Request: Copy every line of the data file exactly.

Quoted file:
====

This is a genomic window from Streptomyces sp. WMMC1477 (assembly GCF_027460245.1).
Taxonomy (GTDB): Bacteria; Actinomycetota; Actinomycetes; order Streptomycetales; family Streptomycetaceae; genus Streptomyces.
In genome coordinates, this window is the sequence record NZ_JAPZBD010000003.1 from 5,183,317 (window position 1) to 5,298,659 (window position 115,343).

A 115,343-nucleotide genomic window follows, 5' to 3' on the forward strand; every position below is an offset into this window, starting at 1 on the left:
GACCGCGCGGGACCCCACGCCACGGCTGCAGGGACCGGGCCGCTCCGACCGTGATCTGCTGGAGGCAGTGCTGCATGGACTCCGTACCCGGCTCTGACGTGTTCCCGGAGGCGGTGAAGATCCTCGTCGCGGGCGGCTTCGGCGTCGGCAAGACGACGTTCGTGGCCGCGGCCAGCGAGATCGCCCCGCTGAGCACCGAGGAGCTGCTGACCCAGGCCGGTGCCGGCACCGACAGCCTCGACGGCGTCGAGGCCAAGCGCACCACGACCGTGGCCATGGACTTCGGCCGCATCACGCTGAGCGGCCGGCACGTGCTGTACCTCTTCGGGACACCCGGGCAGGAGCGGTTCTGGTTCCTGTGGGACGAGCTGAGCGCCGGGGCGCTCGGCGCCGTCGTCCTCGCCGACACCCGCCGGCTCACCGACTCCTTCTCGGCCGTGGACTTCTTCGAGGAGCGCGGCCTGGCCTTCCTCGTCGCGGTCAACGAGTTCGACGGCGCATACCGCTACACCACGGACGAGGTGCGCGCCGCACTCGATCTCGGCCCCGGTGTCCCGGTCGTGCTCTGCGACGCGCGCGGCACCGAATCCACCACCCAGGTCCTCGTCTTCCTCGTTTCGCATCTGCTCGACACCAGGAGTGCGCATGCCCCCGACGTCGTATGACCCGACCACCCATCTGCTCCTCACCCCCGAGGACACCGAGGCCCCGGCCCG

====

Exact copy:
This is a genomic window from Streptomyces sp. WMMC1477 (assembly GCF_027460245.1).
Taxonomy (GTDB): Bacteria; Actinomycetota; Actinomycetes; order Streptomycetales; family Streptomycetaceae; genus Streptomyces.
In genome coordinates, this window is the sequence record NZ_JAPZBD010000003.1 from 5,183,317 (window position 1) to 5,298,659 (window position 115,343).

A 115,343-nucleotide genomic window follows, 5' to 3' on the forward strand; every position below is an offset into this window, starting at 1 on the left:
GACCGCGCGGGACCCCACGCCACGGCTGCAGGGACCGGGCCGCTCCGACCGTGATCTGCTGGAGGCAGTGCTGCATGGACTCCGTACCCGGCTCTGACGTGTTCCCGGAGGCGGTGAAGATCCTCGTCGCGGGCGGCTTCGGCGTCGGCAAGACGACGTTCGTGGCCGCGGCCAGCGAGATCGCCCCGCTGAGCACCGAGGAGCTGCTGACCCAGGCCGGTGCCGGCACCGACAGCCTCGACGGCGTCGAGGCCAAGCGCACCACGACCGTGGCCATGGACTTCGGCCGCATCACGCTGAGCGGCCGGCACGTGCTGTACCTCTTCGGGACACCCGGGCAGGAGCGGTTCTGGTTCCTGTGGGACGAGCTGAGCGCCGGGGCGCTCGGCGCCGTCGTCCTCGCCGACACCCGCCGGCTCACCGACTCCTTCTCGGCCGTGGACTTCTTCGAGGAGCGCGGCCTGGCCTTCCTCGTCGCGGTCAACGAGTTCGACGGCGCATACCGCTACACCACGGACGAGGTGCGCGCCGCACTCGATCTCGGCCCCGGTGTCCCGGTCGTGCTCTGCGACGCGCGCGGCACCGAATCCACCACCCAGGTCCTCGTCTTCCTCGTTTCGCATCTGCTCGACACCAGGAGTGCGCATGCCCCCGACGTCGTATGACCCGACCACCCATCTGCTCCTCACCCCCGAGGACACCGAGGCCCCGGCCCG